Search results for 'images' (try it on Scholar)

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  1.  77
    Caleb Cohoe (2016). When and Why Understanding Needs Phantasmata: A Moderate Interpretation of Aristotle’s De Memoria and De Anima on the Role of Images in Intellectual Activities. Phronesis: A Journal for Ancient Philosophy 61 (3):337-372.
    I examine the passages where Aristotle maintains that intellectual activity employs φαντάσματα (images) and argue that he requires awareness of the relevant images. This, together with Aristotle’s claims about the universality of understanding, gives us reason to reject the interpretation of Michael Wedin and Victor Caston, on which φαντάσματα serve as the material basis for thinking. I develop a new interpretation by unpacking the comparison Aristotle makes to the role of diagrams in doing geometry. In theoretical understanding of (...)
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  2.  38
    Samantha Matherne (2015). Images and Kant’s Theory of Perception. Ergo, an Open Access Journal of Philosophy 2.
    My aim in this paper is to offer a systematic analysis of a feature of Kant’s theory of perception that tends to be overlooked, viz., his account of how the imagination forms images in perception. Although Kant emphasizes the centrality of this feature of perception, indeed, calling it a ‘necessary ingredient’ of perception, commentators have instead focused primarily on his account of sensibility and intuitions on the one hand, and understanding and concepts on the other. However, I show that (...)
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  3.  9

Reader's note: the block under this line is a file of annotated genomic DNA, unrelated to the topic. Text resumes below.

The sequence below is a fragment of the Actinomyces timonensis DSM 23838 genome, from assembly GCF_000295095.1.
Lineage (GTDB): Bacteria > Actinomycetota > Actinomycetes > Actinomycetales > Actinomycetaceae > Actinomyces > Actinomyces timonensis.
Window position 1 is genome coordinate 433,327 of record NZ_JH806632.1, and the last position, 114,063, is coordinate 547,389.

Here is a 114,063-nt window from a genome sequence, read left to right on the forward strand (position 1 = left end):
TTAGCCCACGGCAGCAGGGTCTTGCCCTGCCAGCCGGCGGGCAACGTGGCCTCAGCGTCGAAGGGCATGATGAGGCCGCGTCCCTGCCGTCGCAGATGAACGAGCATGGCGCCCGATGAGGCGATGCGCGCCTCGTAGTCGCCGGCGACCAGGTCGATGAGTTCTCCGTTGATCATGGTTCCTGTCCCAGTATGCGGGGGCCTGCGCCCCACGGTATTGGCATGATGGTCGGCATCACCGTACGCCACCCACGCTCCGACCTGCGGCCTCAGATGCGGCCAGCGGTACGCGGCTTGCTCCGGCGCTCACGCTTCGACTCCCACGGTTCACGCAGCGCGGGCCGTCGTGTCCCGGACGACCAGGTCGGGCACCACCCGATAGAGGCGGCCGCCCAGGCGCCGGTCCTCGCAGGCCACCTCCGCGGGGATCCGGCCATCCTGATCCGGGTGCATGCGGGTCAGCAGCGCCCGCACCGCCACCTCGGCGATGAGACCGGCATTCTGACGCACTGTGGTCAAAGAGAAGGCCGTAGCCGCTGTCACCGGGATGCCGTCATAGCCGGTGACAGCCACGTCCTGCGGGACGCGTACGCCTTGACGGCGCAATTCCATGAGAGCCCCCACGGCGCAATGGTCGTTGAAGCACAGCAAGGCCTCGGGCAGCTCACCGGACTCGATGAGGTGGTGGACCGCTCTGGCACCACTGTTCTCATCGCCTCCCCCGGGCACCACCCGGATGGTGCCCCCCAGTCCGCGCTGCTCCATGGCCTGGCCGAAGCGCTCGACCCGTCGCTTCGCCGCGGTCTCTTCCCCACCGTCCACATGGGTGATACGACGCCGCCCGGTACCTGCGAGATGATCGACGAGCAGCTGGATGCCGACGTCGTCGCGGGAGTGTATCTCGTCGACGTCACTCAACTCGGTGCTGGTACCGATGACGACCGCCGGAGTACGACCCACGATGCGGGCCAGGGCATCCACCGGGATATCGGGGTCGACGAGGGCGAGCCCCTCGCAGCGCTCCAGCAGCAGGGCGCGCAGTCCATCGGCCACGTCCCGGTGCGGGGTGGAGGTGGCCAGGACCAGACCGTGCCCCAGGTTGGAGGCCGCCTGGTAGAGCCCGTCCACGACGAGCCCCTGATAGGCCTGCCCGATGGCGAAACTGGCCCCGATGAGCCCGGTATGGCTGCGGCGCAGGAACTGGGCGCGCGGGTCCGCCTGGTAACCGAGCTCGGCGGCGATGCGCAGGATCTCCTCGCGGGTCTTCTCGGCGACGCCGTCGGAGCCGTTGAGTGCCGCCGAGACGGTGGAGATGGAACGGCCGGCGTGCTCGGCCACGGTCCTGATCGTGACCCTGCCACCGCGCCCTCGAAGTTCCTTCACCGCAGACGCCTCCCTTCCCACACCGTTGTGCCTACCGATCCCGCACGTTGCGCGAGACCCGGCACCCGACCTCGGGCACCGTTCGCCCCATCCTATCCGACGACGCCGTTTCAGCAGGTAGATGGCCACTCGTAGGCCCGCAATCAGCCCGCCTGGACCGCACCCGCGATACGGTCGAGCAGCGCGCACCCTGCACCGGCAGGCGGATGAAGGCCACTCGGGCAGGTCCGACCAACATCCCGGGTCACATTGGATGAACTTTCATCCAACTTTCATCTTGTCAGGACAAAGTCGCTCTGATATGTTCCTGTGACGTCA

Jan Baedke & Tobias Schöttler (2016). Visual Metaphors in the Sciences: The Case of Epigenetic Landscape Images. Journal for General Philosophy of Science / Zeitschrift für Allgemeine Wissenschaftstheorie:1-22.
    Recent philosophical analyses of the epistemic dimension of images in the sciences show a certain trend in acknowledging potential roles of these images beyond their merely decorative or pedagogical functions. We argue, however, that this new debate has yet paid little attention to a special type of pictures, we call ‘visual metaphor’, and its versatile heuristic potential in organizing data, supporting communication, and guiding research, modeling, and theory formation. Based on a case study of Conrad Hal Waddington’s epigenetic (...)
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  4.  23
    Andreea Smaranda Aldea (2013). Husserl's Struggle with Mental Images: Imaging and Imagining Reconsidered. [REVIEW] Continental Philosophy Review 46 (3):371-394.
    Husserl’s extensive analyses of image consciousness (Bildbewusstsein) and of the imagination (Phantasie) offer insightful and detailed structural explications. However, despite this careful work, Husserl’s discussions fail to overcome the need to rely on a most problematic concept: mental images. The epistemological conundrums triggered by the conceptual framework of mental images are well known—we have only to remember the questions regarding knowledge acquisition that plagued British empiricism. Beyond these problems, however, a plethora of important questions arise from claiming that (...)